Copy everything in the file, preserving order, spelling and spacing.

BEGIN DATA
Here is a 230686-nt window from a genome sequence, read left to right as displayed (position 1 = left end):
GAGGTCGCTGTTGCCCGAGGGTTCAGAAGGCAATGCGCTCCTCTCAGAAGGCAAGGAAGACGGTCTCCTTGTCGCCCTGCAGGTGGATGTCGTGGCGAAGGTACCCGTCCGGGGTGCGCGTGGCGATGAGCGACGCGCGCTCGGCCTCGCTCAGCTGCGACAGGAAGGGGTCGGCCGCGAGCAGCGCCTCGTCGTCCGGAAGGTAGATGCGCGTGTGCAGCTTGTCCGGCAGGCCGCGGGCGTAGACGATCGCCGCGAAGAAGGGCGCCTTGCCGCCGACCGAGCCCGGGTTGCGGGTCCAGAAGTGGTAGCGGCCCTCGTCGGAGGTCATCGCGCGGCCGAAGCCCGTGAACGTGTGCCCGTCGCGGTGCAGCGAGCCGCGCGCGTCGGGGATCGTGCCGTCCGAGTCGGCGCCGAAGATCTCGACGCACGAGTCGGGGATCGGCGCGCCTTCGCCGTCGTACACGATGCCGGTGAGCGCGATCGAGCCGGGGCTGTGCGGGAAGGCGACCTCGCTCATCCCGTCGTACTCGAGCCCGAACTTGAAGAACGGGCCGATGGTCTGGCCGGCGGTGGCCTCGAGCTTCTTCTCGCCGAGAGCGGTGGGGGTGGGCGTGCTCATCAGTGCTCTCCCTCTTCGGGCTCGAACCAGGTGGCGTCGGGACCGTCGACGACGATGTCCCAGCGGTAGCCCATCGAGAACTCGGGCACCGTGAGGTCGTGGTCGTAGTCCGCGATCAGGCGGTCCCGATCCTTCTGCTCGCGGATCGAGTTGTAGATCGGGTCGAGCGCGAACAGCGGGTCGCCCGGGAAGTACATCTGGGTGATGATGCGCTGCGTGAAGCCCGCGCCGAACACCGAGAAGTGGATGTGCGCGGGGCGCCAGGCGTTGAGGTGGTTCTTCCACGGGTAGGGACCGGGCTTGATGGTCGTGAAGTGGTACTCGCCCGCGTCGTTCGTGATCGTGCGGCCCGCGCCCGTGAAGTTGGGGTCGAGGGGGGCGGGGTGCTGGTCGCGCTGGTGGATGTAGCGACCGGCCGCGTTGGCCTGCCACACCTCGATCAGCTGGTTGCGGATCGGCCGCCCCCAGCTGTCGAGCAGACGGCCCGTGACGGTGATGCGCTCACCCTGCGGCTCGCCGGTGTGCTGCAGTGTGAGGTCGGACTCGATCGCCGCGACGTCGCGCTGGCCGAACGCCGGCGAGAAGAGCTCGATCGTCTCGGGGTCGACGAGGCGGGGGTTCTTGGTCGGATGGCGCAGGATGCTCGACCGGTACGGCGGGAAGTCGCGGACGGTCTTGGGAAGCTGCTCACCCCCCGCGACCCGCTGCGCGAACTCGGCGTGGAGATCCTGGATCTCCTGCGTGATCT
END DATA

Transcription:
Here is a 230686-nt window from a genome sequence, read left to right as displayed (position 1 = left end):
GAGGTCGCTGTTGCCCGAGGGTTCAGAAGGCAATGCGCTCCTCTCAGAAGGCAAGGAAGACGGTCTCCTTGTCGCCCTGCAGGTGGATGTCGTGGCGAAGGTACCCGTCCGGGGTGCGCGTGGCGATGAGCGACGCGCGCTCGGCCTCGCTCAGCTGCGACAGGAAGGGGTCGGCCGCGAGCAGCGCCTCGTCGTCCGGAAGGTAGATGCGCGTGTGCAGCTTGTCCGGCAGGCCGCGGGCGTAGACGATCGCCGCGAAGAAGGGCGCCTTGCCGCCGACCGAGCCCGGGTTGCGGGTCCAGAAGTGGTAGCGGCCCTCGTCGGAGGTCATCGCGCGGCCGAAGCCCGTGAACGTGTGCCCGTCGCGGTGCAGCGAGCCGCGCGCGTCGGGGATCGTGCCGTCCGAGTCGGCGCCGAAGATCTCGACGCACGAGTCGGGGATCGGCGCGCCTTCGCCGTCGTACACGATGCCGGTGAGCGCGATCGAGCCGGGGCTGTGCGGGAAGGCGACCTCGCTCATCCCGTCGTACTCGAGCCCGAACTTGAAGAACGGGCCGATGGTCTGGCCGGCGGTGGCCTCGAGCTTCTTCTCGCCGAGAGCGGTGGGGGTGGGCGTGCTCATCAGTGCTCTCCCTCTTCGGGCTCGAACCAGGTGGCGTCGGGACCGTCGACGACGATGTCCCAGCGGTAGCCCATCGAGAACTCGGGCACCGTGAGGTCGTGGTCGTAGTCCGCGATCAGGCGGTCCCGATCCTTCTGCTCGCGGATCGAGTTGTAGATCGGGTCGAGCGCGAACAGCGGGTCGCCCGGGAAGTACATCTGGGTGATGATGCGCTGCGTGAAGCCCGCGCCGAACACCGAGAAGTGGATGTGCGCGGGGCGCCAGGCGTTGAGGTGGTTCTTCCACGGGTAGGGACCGGGCTTGATGGTCGTGAAGTGGTACTCGCCCGCGTCGTTCGTGATCGTGCGGCCCGCGCCCGTGAAGTTGGGGTCGAGGGGGGCGGGGTGCTGGTCGCGCTGGTGGATGTAGCGACCGGCCGCGTTGGCCTGCCACACCTCGATCAGCTGGTTGCGGATCGGCCGCCCCCAGCTGTCGAGCAGACGGCCCGTGACGGTGATGCGCTCACCCTGCGGCTCGCCGGTGTGCTGCAGTGTGAGGTCGGACTCGATCGCCGCGACGTCGCGCTGGCCGAACGCCGGCGAGAAGAGCTCGATCGTCTCGGGGTCGACGAGGCGGGGGTTCTTGGTCGGATGGCGCAGGATGCTCGACCGGTACGGCGGGAAGTCGCGGACGGTCTTGGGAAGCTGCTCACCCCCCGCGACCCGCTGCGCGAACTCGGCGTGGAGATCCTGGATCTCCTGCGTGATCT